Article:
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XXIII. RETURN TO DUTY

XXIV. THE PRECENTOR'S SERMON

XXV. STANLEY DRYSDALE...

XXVI. THE STATUE OF WELLINGTON

XXVII. PREPARATIONS

XXVIII. DARKNESS PRECEDETH THE DAWN

XXIX. A YOUTHFUL MEDIATOR

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xxx. PAT'S WILL

XXXI. THE JOURNEY

XXXII. DYSIE'S LETTER

XXXIII. HOME

XXXIV. THE ORDINATION

XXXV. THE MARRIAGE

XXXVI. PAT'S FAREWELL

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AIN without, misery within, sad hearts, wretched homes ;—what more could be needed than these to pourtray a picture in which happiness and love

should be entirely wanting? Such is the picture now presented to our view; let us study it in all its details.

The room was a poor attic, cold and comfortless in the extreme,-not a place calculated to elevate one's spirits, certainly; but rather to depress them. Outside, a drizzling rain fell, rendering the aspect of things indoors still more gloomy. About a stone's throw from this uninviting abode stood a large foundry, where some hundreds of men were employed; and the smoke arising from the chimneys, combined with the murky atmosphere and the dirty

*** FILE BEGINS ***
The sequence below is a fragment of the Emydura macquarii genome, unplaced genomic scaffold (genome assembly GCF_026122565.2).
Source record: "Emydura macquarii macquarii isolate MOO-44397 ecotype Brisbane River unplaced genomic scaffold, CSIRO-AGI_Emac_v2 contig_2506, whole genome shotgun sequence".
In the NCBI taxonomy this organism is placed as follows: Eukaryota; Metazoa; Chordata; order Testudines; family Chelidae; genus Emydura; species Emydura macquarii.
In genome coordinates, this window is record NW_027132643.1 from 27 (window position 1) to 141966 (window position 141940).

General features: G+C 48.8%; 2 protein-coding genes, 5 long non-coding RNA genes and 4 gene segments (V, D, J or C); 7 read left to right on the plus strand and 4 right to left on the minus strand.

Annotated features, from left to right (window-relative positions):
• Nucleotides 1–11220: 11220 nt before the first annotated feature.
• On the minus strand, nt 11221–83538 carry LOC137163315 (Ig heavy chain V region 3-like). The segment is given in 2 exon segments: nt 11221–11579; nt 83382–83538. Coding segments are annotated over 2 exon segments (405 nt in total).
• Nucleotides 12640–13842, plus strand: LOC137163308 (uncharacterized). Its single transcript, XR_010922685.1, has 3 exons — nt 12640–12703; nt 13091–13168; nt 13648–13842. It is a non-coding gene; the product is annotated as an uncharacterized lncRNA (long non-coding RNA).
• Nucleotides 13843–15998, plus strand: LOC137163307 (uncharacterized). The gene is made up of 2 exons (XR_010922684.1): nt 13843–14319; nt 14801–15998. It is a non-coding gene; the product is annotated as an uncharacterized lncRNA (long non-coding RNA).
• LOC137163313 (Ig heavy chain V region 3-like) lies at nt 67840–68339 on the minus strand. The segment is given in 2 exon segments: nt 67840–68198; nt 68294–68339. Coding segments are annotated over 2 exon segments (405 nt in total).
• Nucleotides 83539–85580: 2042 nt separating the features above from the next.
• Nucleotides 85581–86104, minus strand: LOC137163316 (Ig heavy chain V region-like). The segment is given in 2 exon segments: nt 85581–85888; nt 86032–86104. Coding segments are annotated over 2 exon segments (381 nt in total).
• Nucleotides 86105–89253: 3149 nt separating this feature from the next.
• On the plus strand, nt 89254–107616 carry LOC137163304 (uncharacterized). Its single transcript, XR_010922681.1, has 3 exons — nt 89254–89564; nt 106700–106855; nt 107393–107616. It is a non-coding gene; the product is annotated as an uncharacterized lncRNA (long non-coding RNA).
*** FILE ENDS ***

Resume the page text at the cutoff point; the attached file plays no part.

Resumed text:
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window panes, made the daylight within dim and uncertain.

Katie, what o'clock is it?” The speaker, one of the occupants of the room, was a fine handsome boy of some eight or nine years, on whose delicately-moulded features there was an expression of irritability, almost of contemptuous indifference. His little sister, of whom he asked the question, a lovely child of eight, with soft blue eyes and golden curling hair, stood mournfully regarding the fast-falling rain.

Receiving no answer, he continued, “ Kate, what o'clock is it? I believe you are asleep."

"No, I'm not, Artie dear; it is half-past ten."

“ Half-past ten, and papa not yet come! I wonder what it all means. I say, Katie, how hateful it all is.”

Oh, Artie, don't! you know mamma said nothing was hateful that wasn't wicked; you shouldn't say so.”

The childish voice quivered, and tears filled the blue eyes, at the mention of that beloved name.

“ But I say it is hateful, and very hateful too, to be turned out of one's home, and that home such a one as ours : beside that, look here, Kate, we've had no breakfast, and I am desperately hungry."

The boy glanced at his poor surroundings, and his lip curled with intense disgust. To be sure, they were not at all inviting,—the poor carpet, plain deal table, windsor chairs, and couch that had once been handsome, but was now almost too dilapidated to afford a safe seat even to little Kate. Added to this, the bare, unpapered walls, and rusty, fireless grate, were enough to chill the

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